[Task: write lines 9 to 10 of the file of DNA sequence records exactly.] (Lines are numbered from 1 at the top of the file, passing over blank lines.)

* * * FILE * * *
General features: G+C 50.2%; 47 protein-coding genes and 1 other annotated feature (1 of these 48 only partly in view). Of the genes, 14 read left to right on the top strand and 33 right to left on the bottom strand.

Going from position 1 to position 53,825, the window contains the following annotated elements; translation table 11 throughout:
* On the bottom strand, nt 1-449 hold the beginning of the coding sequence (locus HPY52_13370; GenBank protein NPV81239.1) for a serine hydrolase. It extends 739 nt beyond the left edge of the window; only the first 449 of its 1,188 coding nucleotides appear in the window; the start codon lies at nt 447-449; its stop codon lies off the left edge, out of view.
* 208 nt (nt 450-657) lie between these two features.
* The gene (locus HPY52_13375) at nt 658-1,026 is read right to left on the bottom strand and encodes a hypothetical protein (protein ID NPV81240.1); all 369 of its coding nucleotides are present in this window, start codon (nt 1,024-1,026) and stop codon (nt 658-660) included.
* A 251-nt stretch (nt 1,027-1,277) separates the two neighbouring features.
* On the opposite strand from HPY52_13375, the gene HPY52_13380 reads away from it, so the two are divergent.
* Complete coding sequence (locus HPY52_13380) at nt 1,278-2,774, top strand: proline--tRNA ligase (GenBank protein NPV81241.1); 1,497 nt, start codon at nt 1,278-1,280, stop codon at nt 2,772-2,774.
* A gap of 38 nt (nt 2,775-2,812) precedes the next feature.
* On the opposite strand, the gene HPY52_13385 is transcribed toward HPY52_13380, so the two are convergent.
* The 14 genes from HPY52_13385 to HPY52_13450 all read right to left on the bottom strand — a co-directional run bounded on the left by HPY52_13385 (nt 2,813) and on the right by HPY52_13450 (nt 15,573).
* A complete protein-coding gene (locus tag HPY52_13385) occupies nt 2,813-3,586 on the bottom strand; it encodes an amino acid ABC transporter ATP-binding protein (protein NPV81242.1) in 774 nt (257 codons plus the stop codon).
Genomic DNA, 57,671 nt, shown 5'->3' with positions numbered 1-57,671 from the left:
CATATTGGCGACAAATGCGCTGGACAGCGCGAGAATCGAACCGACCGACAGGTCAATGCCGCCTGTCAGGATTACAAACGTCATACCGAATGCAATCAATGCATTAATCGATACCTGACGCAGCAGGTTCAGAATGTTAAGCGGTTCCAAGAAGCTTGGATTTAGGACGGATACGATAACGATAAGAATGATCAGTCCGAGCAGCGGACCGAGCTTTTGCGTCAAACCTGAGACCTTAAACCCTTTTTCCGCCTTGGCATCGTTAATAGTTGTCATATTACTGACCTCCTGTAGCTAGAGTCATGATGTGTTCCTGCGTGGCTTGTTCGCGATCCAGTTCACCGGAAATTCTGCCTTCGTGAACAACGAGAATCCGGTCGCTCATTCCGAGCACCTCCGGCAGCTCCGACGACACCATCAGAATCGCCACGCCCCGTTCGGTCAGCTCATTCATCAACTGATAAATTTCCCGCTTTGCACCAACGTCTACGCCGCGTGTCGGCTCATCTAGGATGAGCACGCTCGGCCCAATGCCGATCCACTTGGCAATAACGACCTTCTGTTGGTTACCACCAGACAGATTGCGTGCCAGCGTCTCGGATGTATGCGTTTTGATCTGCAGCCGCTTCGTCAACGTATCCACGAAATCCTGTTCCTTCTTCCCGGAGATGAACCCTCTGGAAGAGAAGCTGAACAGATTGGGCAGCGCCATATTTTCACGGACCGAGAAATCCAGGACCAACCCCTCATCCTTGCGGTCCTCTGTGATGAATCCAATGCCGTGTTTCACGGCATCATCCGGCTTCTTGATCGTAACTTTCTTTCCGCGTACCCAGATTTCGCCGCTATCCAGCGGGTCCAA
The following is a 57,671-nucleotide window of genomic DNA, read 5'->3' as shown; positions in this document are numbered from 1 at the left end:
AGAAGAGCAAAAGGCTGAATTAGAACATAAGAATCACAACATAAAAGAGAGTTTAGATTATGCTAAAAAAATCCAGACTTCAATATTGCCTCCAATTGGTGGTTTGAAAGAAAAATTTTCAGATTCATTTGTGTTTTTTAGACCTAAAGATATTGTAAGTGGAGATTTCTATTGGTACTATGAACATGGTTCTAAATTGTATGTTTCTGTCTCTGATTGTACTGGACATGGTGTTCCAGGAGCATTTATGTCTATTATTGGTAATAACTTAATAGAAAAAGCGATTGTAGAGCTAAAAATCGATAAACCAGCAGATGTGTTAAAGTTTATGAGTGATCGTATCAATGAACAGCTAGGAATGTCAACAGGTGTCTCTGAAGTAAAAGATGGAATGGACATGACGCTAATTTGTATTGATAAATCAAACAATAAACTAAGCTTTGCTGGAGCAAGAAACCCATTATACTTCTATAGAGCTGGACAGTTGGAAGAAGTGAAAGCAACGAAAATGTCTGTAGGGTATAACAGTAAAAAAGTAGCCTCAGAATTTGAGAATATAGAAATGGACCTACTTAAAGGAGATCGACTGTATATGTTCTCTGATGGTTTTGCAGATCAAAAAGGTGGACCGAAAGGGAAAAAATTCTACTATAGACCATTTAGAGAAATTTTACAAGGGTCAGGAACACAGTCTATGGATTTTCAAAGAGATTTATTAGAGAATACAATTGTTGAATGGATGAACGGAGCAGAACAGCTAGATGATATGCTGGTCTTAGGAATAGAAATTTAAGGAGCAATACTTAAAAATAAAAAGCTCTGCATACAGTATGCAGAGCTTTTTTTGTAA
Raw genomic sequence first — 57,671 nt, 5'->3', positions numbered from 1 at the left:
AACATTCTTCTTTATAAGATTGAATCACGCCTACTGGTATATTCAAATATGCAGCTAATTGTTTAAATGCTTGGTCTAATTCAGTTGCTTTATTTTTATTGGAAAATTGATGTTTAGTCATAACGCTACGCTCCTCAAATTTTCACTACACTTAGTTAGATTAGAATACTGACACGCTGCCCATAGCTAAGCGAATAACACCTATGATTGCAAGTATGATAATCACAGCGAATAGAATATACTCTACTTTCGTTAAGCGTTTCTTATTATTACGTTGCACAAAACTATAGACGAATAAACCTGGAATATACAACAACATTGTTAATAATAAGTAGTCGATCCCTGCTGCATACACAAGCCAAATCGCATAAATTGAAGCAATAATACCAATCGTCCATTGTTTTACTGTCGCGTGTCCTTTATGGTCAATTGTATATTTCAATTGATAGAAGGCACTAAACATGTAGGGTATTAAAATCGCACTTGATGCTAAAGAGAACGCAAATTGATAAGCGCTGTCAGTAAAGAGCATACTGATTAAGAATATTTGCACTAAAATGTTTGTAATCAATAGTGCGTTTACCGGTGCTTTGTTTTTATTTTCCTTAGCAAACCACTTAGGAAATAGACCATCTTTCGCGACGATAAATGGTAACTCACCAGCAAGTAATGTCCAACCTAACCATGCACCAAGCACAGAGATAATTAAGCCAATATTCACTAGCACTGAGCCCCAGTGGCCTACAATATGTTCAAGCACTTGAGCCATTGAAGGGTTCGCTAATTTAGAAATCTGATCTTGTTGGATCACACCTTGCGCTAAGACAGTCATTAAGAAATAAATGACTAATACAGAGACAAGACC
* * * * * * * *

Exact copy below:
* A gap of 38 nt (nt 2,775-2,812) precedes the next feature.
* On the opposite strand, the gene HPY52_13385 is transcribed toward HPY52_13380, so the two are convergent.